Monday, November 13, 2006

The Power of Not

Indirection is a large part of slight of hand. In slight of mouth, you use the same types of tools to influence the listener to pay attention, or not, to concepts and ideas that you are presenting. In many circles this technique is called Negation. For example, pretend I asked you not to envision a Pink Elephant. Do not think of the Pink Elephant riding a unicycle carrying a picnic basket and a perisole.

It can be very difficult "not" to do something because negatives get processed differently in our language than they do by our neurology. In this example the word "don't" is our negative. Our unconscious mind turns the words we hear into internal experiences (sights, sounds, smells, tastes & feelings) so that we can understand them. To comply with the request "Don't think about a Pink Elephant", you first need to bring one to mind just so that you can understand what you are being asked not to think about. Of course if you didn't know what a Pink Elephant was, this phrase wouldn't have the indirection effect.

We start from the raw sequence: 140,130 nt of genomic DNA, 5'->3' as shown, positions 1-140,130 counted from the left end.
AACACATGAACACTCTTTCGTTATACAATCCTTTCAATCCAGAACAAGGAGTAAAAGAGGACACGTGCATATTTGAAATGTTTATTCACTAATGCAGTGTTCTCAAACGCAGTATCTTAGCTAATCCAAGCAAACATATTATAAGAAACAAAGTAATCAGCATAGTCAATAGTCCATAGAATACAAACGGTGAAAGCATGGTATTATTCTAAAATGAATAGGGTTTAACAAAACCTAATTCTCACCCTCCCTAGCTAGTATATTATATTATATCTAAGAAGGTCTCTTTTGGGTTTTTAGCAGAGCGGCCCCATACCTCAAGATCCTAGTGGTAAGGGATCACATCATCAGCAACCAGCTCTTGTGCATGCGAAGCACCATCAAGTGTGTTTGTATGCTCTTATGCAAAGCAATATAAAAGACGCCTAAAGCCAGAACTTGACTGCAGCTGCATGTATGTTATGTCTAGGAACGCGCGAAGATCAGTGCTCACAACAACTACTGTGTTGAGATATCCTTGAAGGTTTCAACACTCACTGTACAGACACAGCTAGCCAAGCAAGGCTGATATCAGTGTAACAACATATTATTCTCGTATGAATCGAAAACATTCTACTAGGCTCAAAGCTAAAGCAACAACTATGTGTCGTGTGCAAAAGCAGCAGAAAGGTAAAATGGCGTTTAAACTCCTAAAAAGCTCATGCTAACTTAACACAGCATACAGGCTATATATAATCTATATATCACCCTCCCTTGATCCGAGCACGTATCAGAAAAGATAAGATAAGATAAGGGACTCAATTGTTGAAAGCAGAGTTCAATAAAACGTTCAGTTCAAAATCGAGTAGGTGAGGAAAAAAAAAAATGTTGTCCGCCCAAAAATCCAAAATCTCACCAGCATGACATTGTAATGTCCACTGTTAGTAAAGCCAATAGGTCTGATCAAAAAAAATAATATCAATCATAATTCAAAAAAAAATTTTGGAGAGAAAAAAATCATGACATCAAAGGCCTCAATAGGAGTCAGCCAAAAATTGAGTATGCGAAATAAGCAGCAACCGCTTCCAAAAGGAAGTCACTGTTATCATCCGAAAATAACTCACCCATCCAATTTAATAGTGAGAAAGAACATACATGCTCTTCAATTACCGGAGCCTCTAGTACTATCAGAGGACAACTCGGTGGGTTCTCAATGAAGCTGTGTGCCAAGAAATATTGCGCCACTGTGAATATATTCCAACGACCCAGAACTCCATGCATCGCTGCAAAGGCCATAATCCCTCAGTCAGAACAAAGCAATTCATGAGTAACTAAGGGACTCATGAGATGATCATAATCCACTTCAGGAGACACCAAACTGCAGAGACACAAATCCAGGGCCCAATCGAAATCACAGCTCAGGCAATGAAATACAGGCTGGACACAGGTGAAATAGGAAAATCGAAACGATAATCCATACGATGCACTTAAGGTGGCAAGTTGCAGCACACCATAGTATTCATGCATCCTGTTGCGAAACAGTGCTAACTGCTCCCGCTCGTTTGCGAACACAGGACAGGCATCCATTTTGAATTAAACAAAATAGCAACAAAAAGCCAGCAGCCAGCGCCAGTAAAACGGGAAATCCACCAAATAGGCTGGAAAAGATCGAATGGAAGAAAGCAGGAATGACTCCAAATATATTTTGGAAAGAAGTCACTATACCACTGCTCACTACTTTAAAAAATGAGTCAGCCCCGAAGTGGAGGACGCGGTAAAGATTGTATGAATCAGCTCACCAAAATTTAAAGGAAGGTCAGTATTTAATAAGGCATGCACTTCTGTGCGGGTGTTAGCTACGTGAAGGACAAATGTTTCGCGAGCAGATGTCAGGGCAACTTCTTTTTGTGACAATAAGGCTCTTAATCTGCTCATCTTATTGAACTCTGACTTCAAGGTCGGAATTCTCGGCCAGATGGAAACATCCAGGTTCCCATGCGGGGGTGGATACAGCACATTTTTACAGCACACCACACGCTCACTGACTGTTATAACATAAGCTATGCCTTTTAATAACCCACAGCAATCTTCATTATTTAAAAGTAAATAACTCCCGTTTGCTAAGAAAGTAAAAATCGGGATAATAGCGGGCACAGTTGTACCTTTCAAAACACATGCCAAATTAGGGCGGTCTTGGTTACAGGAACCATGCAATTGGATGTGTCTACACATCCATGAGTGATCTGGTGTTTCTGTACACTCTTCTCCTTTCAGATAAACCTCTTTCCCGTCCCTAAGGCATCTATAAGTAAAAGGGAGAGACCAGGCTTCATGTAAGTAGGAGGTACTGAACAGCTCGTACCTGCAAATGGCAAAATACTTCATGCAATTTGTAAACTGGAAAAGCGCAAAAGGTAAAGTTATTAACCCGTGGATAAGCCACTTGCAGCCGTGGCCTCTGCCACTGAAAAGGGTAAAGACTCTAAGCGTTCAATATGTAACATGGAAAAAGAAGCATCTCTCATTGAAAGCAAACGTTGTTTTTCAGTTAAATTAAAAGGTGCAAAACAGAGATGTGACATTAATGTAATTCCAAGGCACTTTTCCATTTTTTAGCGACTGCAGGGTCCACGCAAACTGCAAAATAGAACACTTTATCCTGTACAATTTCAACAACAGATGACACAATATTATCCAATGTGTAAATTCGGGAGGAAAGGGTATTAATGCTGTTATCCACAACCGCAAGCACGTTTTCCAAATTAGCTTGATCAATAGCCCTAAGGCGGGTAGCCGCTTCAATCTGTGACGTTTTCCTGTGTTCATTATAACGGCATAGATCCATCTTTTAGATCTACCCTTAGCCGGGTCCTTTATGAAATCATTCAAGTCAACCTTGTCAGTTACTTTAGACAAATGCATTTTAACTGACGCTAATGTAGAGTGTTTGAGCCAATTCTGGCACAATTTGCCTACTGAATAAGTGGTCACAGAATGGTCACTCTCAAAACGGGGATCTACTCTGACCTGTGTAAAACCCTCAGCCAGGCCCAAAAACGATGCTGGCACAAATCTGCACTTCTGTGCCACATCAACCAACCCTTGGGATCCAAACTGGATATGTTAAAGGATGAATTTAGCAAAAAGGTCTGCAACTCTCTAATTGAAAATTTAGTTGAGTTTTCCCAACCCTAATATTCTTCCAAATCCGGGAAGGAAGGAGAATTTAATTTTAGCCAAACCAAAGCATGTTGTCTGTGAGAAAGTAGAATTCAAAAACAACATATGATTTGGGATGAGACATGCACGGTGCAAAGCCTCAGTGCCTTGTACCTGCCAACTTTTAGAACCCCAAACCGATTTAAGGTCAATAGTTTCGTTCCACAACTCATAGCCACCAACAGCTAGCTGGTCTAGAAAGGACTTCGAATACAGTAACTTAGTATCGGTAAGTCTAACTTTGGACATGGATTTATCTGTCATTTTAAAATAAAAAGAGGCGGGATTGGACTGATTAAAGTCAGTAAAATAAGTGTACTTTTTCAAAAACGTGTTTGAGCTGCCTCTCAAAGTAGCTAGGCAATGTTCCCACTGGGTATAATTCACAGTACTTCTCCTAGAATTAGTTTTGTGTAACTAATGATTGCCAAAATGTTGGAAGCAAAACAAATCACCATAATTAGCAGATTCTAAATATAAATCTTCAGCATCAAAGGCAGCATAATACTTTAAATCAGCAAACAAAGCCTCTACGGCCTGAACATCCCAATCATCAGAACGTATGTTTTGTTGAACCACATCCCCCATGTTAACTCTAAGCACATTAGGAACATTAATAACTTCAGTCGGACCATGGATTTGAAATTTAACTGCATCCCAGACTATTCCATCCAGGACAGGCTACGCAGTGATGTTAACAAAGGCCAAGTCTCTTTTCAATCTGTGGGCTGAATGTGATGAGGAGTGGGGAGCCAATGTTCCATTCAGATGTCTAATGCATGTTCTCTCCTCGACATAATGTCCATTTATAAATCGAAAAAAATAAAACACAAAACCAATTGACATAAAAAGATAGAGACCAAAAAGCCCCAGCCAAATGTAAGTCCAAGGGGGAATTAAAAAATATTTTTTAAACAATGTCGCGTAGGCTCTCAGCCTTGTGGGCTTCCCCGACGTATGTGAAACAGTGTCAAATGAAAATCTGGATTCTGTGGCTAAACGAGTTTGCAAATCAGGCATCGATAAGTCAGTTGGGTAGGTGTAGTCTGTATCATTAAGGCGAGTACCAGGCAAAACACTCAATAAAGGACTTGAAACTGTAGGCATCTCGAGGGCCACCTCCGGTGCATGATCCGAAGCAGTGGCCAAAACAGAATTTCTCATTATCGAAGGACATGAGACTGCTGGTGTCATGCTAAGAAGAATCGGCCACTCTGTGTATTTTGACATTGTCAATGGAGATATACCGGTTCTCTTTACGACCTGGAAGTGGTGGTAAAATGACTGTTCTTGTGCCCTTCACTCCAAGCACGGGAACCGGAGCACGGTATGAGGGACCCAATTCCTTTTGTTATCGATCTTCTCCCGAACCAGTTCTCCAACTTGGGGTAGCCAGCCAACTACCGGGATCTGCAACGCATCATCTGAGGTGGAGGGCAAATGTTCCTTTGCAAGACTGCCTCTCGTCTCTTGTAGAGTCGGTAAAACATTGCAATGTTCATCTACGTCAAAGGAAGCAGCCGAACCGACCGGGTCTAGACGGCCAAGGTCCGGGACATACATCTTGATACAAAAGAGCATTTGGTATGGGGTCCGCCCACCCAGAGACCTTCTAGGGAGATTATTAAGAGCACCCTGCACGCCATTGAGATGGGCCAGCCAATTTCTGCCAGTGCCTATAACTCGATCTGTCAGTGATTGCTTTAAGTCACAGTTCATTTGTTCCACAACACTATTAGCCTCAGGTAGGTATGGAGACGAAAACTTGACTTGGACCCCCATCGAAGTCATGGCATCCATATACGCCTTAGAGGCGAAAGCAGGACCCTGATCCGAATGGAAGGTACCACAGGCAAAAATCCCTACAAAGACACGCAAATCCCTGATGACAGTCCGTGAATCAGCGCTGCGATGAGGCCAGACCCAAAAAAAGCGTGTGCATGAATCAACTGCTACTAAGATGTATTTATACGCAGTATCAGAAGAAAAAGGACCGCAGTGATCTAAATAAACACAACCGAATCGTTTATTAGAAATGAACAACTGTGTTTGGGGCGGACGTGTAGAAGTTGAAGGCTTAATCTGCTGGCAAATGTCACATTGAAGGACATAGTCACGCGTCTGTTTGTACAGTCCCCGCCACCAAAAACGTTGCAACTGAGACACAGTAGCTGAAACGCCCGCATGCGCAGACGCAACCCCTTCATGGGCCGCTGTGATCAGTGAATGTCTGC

Now that you know how indirection works, how can you use this to great effect during your discussions and negotiations? Let me break down the practical application a little.

I’m not going to tell you how to get a big discount on my tapes...
The wonderful thing about freewill is that it makes us constantly sensitive to when other people are trying to impose their will on us. As free thinkers and independant spirits we have a natural resistance to being persuaded. One of the key things about using negation is that it can be used to give people permission to relax their resistance. During a negotiation with someone, suppose you were to say "I'm not going to ask you to give me a big discount, because that would be rude..."

When this transpires, a couple of interesting things happen. First, the "not" lets them relax. If I’m not going to ask them, they don’t have to resist, they give themselves permission to relax. But in addition, I've now planted the idea of the discount in their mind. So when they are processing alternatives in the negotiation, they will automagically add that as an item on the list.

Now this next section may not be relevant to some of you.

When we hear that something may not be relevant to us, it generally makes us pay extra attention. We want to understand whether it is relevant to us or not. Often it can inspire us to respond even more strongly "I'll decide what is relevant to me or not!".

So I'm not going to ask you to come back for more tips later, after all, they may not be relevant to you.

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